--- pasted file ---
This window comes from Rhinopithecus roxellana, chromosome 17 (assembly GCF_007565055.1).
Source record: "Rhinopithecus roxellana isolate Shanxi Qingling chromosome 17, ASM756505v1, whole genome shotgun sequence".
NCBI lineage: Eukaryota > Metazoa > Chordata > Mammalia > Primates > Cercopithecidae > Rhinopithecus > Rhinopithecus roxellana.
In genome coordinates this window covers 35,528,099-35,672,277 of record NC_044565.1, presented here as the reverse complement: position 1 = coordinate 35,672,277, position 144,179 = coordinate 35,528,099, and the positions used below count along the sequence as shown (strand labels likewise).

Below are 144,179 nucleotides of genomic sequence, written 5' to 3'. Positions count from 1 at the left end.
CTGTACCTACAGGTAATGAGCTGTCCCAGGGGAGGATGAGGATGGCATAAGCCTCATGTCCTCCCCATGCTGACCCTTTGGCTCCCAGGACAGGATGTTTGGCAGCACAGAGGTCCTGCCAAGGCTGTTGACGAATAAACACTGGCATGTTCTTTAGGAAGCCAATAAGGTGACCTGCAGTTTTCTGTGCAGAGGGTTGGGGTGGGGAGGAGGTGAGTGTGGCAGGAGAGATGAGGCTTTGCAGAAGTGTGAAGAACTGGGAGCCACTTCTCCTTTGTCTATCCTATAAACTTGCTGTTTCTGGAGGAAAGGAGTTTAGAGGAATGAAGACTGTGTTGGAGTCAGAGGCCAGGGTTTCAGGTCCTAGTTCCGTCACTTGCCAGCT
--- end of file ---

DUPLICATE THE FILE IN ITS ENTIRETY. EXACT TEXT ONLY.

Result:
This window comes from Rhinopithecus roxellana, chromosome 17 (assembly GCF_007565055.1).
Source record: "Rhinopithecus roxellana isolate Shanxi Qingling chromosome 17, ASM756505v1, whole genome shotgun sequence".
NCBI lineage: Eukaryota > Metazoa > Chordata > Mammalia > Primates > Cercopithecidae > Rhinopithecus > Rhinopithecus roxellana.
In genome coordinates this window covers 35,528,099-35,672,277 of record NC_044565.1, presented here as the reverse complement: position 1 = coordinate 35,672,277, position 144,179 = coordinate 35,528,099, and the positions used below count along the sequence as shown (strand labels likewise).

Below are 144,179 nucleotides of genomic sequence, written 5' to 3'. Positions count from 1 at the left end.
CTGTACCTACAGGTAATGAGCTGTCCCAGGGGAGGATGAGGATGGCATAAGCCTCATGTCCTCCCCATGCTGACCCTTTGGCTCCCAGGACAGGATGTTTGGCAGCACAGAGGTCCTGCCAAGGCTGTTGACGAATAAACACTGGCATGTTCTTTAGGAAGCCAATAAGGTGACCTGCAGTTTTCTGTGCAGAGGGTTGGGGTGGGGAGGAGGTGAGTGTGGCAGGAGAGATGAGGCTTTGCAGAAGTGTGAAGAACTGGGAGCCACTTCTCCTTTGTCTATCCTATAAACTTGCTGTTTCTGGAGGAAAGGAGTTTAGAGGAATGAAGACTGTGTTGGAGTCAGAGGCCAGGGTTTCAGGTCCTAGTTCCGTCACTTGCCAGCT